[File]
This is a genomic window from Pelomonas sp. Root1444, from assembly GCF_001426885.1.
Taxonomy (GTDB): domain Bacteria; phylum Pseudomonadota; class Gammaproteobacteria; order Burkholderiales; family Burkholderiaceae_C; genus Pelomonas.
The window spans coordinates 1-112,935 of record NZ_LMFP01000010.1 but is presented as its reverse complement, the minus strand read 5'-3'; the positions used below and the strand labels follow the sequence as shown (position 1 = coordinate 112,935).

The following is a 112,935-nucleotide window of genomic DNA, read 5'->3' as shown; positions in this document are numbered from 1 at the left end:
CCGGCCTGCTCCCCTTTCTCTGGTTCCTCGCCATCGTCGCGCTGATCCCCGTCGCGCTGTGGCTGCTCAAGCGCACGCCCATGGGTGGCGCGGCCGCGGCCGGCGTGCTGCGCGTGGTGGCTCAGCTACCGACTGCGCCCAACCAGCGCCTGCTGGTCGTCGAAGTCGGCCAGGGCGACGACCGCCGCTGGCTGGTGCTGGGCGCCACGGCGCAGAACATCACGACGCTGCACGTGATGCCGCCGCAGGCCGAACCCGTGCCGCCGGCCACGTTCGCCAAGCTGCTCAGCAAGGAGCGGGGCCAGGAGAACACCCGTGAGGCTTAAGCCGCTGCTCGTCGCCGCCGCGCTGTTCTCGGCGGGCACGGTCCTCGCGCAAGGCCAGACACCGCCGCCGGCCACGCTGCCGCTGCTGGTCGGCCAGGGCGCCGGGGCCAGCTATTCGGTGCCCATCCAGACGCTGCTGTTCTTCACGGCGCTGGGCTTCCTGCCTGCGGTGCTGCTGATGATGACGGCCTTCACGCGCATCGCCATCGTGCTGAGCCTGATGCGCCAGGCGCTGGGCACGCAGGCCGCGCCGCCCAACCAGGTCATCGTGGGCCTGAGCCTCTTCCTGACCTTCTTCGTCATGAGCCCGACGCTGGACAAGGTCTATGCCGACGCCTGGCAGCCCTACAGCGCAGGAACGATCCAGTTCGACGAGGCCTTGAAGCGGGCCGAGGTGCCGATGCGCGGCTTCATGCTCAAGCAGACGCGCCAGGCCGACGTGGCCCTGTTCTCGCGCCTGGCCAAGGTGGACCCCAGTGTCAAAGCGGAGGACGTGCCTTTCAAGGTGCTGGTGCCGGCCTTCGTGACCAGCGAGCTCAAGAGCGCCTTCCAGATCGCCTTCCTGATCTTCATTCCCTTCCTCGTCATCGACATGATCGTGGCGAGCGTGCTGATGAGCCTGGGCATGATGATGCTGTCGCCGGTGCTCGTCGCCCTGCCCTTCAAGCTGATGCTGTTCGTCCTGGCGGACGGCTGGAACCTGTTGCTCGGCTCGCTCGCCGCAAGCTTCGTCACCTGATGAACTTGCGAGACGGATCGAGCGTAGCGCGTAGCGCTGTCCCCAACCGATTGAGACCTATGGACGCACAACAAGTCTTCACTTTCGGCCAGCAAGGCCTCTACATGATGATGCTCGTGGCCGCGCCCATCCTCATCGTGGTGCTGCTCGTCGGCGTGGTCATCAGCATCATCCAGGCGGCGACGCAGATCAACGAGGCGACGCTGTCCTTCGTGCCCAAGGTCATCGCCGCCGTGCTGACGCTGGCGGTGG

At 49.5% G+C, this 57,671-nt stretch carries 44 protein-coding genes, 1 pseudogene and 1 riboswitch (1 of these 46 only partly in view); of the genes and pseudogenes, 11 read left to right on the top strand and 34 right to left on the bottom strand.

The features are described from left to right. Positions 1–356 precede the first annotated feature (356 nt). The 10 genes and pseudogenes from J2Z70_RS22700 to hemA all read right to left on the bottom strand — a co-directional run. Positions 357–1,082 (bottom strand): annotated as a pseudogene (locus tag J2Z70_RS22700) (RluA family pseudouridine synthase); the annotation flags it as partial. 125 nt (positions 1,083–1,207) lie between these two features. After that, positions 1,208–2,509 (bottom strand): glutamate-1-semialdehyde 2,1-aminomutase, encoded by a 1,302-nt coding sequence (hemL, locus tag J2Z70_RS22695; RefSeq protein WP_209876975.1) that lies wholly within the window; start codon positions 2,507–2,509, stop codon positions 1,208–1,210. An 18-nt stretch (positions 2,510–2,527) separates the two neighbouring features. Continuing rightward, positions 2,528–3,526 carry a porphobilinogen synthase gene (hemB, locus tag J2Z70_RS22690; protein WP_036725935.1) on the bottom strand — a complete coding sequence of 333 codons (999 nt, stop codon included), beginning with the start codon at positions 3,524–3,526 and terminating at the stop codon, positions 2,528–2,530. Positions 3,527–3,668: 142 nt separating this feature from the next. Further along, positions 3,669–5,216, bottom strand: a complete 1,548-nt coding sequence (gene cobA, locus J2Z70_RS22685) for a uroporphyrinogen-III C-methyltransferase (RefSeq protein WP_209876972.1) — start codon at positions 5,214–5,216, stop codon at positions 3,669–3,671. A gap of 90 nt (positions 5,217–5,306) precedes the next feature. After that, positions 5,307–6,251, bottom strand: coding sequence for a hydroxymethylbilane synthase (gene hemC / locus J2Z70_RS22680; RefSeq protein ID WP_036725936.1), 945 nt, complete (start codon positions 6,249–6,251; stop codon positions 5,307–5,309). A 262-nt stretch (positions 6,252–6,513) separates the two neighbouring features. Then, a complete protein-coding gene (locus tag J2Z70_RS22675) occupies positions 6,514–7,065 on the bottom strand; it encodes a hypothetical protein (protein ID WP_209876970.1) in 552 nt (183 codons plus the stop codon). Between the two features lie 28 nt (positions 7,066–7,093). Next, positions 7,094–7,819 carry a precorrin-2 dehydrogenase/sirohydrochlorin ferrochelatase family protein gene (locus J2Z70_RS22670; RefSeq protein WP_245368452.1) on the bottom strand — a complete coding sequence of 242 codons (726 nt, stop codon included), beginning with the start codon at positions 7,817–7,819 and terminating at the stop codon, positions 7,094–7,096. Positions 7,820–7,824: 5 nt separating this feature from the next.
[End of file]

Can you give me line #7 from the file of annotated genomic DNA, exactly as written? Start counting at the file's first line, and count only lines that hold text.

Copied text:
The features are described from left to right. Positions 1–356 precede the first annotated feature (356 nt). The 10 genes and pseudogenes from J2Z70_RS22700 to hemA all read right to left on the bottom strand — a co-directional run. Positions 357–1,082 (bottom strand): annotated as a pseudogene (locus tag J2Z70_RS22700) (RluA family pseudouridine synthase); the annotation flags it as partial. 125 nt (positions 1,083–1,207) lie between these two features. After that, positions 1,208–2,509 (bottom strand): glutamate-1-semialdehyde 2,1-aminomutase, encoded by a 1,302-nt coding sequence (hemL, locus tag J2Z70_RS22695; RefSeq protein WP_209876975.1) that lies wholly within the window; start codon positions 2,507–2,509, stop codon positions 1,208–1,210. An 18-nt stretch (positions 2,510–2,527) separates the two neighbouring features. Continuing rightward, positions 2,528–3,526 carry a porphobilinogen synthase gene (hemB, locus tag J2Z70_RS22690; protein WP_036725935.1) on the bottom strand — a complete coding sequence of 333 codons (999 nt, stop codon included), beginning with the start codon at positions 3,524–3,526 and terminating at the stop codon, positions 2,528–2,530. Positions 3,527–3,668: 142 nt separating this feature from the next. Further along, positions 3,669–5,216, bottom strand: a complete 1,548-nt coding sequence (gene cobA, locus J2Z70_RS22685) for a uroporphyrinogen-III C-methyltransferase (RefSeq protein WP_209876972.1) — start codon at positions 5,214–5,216, stop codon at positions 3,669–3,671. A gap of 90 nt (positions 5,217–5,306) precedes the next feature. After that, positions 5,307–6,251, bottom strand: coding sequence for a hydroxymethylbilane synthase (gene hemC / locus J2Z70_RS22680; RefSeq protein ID WP_036725936.1), 945 nt, complete (start codon positions 6,249–6,251; stop codon positions 5,307–5,309). A 262-nt stretch (positions 6,252–6,513) separates the two neighbouring features. Then, a complete protein-coding gene (locus tag J2Z70_RS22675) occupies positions 6,514–7,065 on the bottom strand; it encodes a hypothetical protein (protein ID WP_209876970.1) in 552 nt (183 codons plus the stop codon). Between the two features lie 28 nt (positions 7,066–7,093). Next, positions 7,094–7,819 carry a precorrin-2 dehydrogenase/sirohydrochlorin ferrochelatase family protein gene (locus J2Z70_RS22670; RefSeq protein WP_245368452.1) on the bottom strand — a complete coding sequence of 242 codons (726 nt, stop codon included), beginning with the start codon at positions 7,817–7,819 and terminating at the stop codon, positions 7,094–7,096. Positions 7,820–7,824: 5 nt separating this feature from the next.